“Shtisel’s” dramatic portrayal of a multi-generational family kicked off the trend in 2013. In “Shtisel,” the characters’ insecurities, unrequited loves and family dramas are universally relatable themes.  

Another show, “Kipat Barzel,” which literally means “Iron Yarmulke” in Hebrew but translates to “Commandments,” premiered in 2017. It’s an action drama set around a rare ultra-Orthodox unit in the Israeli military. The show intermingles the polarizing topic of ultra-Orthodox military service with tantalizing relationships and plot twists.

Then last year came “Shababnikim,” (a slang term for Haredi boys who don’t study and just hang around) a widely popular modern comedy about four young seminary “bad boys” and their struggles mixing with secular Israeli society. The affable and slapstick Haredi characters are well-dressed in the latest formal suit fashions. Israeli audiences are excitedly awaiting season two.

Eliran Malka, the director of “Shababnikim,” grew up in a Haredi community. He's since left and studied film at one of Israel's premier schools, Ma’aleh, in Jerusalem. Now, he aims "to bridge the gap" and "to make the Yeshiva world accessible," he told Mako, an Israeli news site. (Malka did not respond to questions when contacted by PRI.)

This cultural phenomenon is the product of several social and technological trends, said Weiss.

Over the years, the divide between religious and secular Israelis has blurred in many ways: There’s now a greater spectrum of Orthodox and ex-Haredi communities straddling religious and secular communities.  

“People [who've left their community] have studied film and now they are working to create something more authentic … formed from within and about the community," said Tamar El Or, a professor of anthropology at Hebrew University of Jerusalem, citing “Shababnikim's” Malka as one example.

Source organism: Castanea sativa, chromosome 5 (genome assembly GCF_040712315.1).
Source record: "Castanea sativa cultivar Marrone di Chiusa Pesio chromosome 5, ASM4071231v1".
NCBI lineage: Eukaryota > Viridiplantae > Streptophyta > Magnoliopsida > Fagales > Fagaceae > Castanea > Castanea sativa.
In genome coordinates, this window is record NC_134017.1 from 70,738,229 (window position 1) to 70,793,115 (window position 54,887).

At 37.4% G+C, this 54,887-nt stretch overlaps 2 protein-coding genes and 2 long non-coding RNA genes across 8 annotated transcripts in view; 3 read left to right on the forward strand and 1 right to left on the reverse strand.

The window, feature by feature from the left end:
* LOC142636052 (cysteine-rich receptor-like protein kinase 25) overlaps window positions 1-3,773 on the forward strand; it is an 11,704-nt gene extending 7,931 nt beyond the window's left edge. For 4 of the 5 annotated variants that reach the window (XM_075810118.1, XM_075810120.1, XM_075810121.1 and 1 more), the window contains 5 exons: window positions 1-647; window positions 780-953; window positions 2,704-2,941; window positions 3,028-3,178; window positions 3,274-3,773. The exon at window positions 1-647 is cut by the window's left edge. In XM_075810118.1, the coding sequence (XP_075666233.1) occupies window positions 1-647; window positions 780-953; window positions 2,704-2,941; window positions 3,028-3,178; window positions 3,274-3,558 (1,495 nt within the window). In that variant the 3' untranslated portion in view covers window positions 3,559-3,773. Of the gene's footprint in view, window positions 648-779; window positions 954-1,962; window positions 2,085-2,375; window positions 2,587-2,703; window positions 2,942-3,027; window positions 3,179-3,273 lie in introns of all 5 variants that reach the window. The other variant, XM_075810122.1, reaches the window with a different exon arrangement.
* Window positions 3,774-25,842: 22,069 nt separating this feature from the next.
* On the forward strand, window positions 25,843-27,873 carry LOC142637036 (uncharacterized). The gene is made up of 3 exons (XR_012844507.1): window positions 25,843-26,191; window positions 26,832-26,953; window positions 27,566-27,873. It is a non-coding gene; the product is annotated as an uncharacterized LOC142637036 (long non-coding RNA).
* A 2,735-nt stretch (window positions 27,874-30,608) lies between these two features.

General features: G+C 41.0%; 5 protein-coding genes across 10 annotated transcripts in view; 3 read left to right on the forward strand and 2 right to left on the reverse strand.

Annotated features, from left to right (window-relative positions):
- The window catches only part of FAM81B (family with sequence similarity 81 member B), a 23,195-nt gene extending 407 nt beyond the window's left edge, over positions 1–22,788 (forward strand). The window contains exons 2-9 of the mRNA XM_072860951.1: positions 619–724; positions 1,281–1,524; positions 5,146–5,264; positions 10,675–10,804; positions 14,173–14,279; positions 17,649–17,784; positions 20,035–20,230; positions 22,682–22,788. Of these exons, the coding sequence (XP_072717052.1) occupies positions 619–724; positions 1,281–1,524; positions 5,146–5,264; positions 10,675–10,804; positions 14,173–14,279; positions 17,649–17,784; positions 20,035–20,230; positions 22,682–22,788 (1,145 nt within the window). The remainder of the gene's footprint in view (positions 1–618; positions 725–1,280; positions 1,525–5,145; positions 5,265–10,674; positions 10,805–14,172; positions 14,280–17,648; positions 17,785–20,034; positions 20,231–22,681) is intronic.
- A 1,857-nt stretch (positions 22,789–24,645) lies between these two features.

Like the US, Israel's TV economics are also changing. As the market fractures, with more ways and places to watch shows, there's a greater demand to fill. Haredim meet both a desire for greater diversity on TV and for a "true human interest story," said Weiss. Weiss also attributed the trend to what she called the "The Fauda effect” — Israeli producers are looking to make a show that will become a hit in America the way the popular Israeli TV show “Fauda” did. It is now on Netflix.

‘A huge viewing in Haredi communities’

As is common in Haredi communities, Yarom, the journalist with Hamishpacha, does not own a TV — but like some Haredim, she does use the Internet. (For the Haredim who do use the internet, there’s a “kosher internet” option that blocks sites deemed inappropriate.) She watched clips from “Shtisel” online after people kept asking her about the show’s content.

She said the show "had a huge viewing in some Haredi communities” though no specific data is available. But she also cautioned that the dramatizations did not always reflect real life.

“They make it too dramatic, so it's out of touch,” Yarom said. “It never gives you a real conception of what the Haredi world is.”

Yarom said she appreciated the authenticity of the clothing and language in “Shtisel.” But she said she also found many generalizations and improbable plot points. For example, in one ongoing plot point, a character balked at his community’s matchmaking traditions. In another, the family’s grandmother suddenly becomes obsessed with TV in her nursing home.

Yarom also worried that the show’s sweeping portrayals glossing over distinctions between various ultra-Orthodox communities and subgroups could be damaging — outsiders can't always distinguish between what's realistic or fictional.  

“Shababnikim” was far less well-received among many Haredi commentators, who dismissed the dapper-dressed and consumer-obsessed personas of the young Yeshiva boys as “fringe.”

In a Facebook post, Malka said he wasn’t claiming to imitate real life and called some criticisms “petty,” like the one about how a character’s socks were too colorful.

“Those who would like to see the real and average life, take bus line 33 to Hapisga Road [a street in a Jerusalem Haredi neighborhood] and turn around,” he wrote.

Still, like any cultural phenomena, the impact of these TV shows is felt in different and unexpected ways. Weiss said that a made-up nigun, or melody, used in “Shtisel” has now become popular among some Haredim.

Israel's TV industry is consequently hoping that Haredi shows will also translate well to an American audience.

Kauffman told PRI that the first episode script of “Emmis” for American audiences is all set to film in Brooklyn.

"My deepest wish is that we do justice to the original," she said of one of the challenges of “Americanizing” it. "Still making it our own, but retaining what made the original so special."